Beyond that I'll pick whichever techs I think will give me the most immediate benefit.
First build can depend on the civ, but my default is monument. policies are hella strong.
The scout's primary job for the first few turns is to find ruins, but after a few turns that shifts to finding good places to settle, so I don't send it too far away until surroundings are all uncovered.
The warrior acts as a second ****tier scout until I run into threatening barbarians. Most of the time I can just go around the barbarians and otherwise ignore them until later.
Almost no matter what strat I'm going for, I want to put out a settler as soon as I can. It's very rare that I'll build a worker before a settler.
And so on. Though from here, things vary greatly depending on what strategy I've chosen.

Anyway, I am also curious as to what guides you've looked at. I have not actually ever read or watched any myself.
Mostly civ specific guides on Steam and a few videos by the channel Milae on youtube.
My main struggle is like as low as difficulty 3 the AIs seem to be leaving me the dirt in terms of everything: Production, gold, culture, sciences; Sometimes if I get a civ like Russia (tend to do random civ) I'll head one thing like Science but everything else they outclass me no matter what;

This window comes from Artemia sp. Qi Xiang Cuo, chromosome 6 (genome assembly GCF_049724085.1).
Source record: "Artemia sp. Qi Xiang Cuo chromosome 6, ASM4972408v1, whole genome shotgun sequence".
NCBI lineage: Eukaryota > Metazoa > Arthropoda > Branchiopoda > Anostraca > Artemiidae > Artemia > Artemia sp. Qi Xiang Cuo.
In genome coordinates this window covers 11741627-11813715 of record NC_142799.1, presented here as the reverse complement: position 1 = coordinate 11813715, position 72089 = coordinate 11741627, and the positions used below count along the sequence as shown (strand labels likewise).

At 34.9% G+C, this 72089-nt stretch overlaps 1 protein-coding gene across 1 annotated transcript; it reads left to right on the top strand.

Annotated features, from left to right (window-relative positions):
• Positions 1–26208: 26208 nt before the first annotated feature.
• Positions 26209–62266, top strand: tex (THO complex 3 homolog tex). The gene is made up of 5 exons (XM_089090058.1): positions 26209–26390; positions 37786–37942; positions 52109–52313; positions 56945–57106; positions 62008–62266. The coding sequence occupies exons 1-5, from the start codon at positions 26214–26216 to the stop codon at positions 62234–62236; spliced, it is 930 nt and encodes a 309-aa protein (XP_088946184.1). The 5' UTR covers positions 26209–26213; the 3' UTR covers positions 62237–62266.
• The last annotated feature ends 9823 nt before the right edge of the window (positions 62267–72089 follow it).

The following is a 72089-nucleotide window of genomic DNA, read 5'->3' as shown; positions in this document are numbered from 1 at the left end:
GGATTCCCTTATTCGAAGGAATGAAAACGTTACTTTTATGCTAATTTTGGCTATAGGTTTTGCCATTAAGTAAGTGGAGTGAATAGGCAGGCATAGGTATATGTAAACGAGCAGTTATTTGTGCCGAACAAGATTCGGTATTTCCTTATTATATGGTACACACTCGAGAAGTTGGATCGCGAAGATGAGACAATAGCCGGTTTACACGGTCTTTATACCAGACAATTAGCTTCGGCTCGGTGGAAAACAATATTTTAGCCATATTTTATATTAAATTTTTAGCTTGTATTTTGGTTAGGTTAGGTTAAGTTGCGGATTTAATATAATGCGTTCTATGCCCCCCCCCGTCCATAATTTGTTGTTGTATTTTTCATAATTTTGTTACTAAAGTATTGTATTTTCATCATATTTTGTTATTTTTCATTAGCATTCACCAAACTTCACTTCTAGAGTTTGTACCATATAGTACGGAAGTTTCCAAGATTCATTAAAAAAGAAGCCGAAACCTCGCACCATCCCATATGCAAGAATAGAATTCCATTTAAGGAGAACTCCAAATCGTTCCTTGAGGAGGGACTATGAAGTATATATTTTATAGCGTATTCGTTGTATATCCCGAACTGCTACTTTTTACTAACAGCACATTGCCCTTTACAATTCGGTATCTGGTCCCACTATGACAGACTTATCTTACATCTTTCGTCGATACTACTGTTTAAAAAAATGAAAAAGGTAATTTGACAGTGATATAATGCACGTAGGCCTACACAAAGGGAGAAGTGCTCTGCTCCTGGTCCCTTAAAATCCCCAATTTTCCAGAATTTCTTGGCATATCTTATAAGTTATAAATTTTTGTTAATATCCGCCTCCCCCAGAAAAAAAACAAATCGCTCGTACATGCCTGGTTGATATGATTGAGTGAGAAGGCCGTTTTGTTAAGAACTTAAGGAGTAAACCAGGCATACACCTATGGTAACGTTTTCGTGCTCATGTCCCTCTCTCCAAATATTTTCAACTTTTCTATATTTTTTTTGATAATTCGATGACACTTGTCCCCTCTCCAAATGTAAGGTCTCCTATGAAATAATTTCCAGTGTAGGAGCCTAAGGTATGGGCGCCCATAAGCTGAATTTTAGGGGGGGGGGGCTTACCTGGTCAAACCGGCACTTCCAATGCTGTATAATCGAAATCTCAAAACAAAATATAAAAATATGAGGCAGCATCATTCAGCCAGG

I really don't know how to describe it other than that. I could maybe record a timelapse of a campaign of mine and throw it up on youtube for you to have a look over if you think it'll help.
 

TakkuPanda

Chieftain
Joined
Dec 18, 2021
Messages
16
Because VP is constantly changing, with the latest version only being two weeks old, even the best guides like Milae's guides can't give you all of the latest and best info, so always take them with a pinch of salt.

I would suggest lowering difficulty even more. I often try a game on difficulty 2 every time there is a new big update, just to get a hang of the new things and the new mechanics. No shame in lowering difficulty in a single player game in order to learn!
Once I comfortably understand the changes, I gradually go up in difficulty to the point where it feels competitive, but the AI bonuses don't feel absurd (like they do right now from your perspective, so if I were in your spot, I'd lower difficulty so that I can learn where I went wrong while still having a fun game).

Also, since you watch Milae, he does game analyses too (such as the Rome one here:
) and watching these could help you figure out where you might be making mistakes. Or even better, if he is willing to do more, maybe you could send your saves to him to get more personalized feedback too ;)

Just make sure not to forget that the purpose of the game is to have fun ^_^
 
Joined
Jul 23, 2022
Messages
130
Because VP is constantly changing, with the latest version only being two weeks old, even the best guides like Milae's guides can't give you all of the latest and best info, so always take them with a pinch of salt.
I think that's an exaggeration. Recent versions from last six months barely touched any balance, and stuff from old guides is probably 80-90% relevant.

I agree watching Milae is probable the best way of learning VP though :goodjob:
 

Vi3D

Chieftain
Joined
Aug 30, 2022
Messages
6
Two screenshots: One unusually good Spain game (where I still don't feel confident enough to even try challenging another civ in war) and one as usual disastrous Celts game.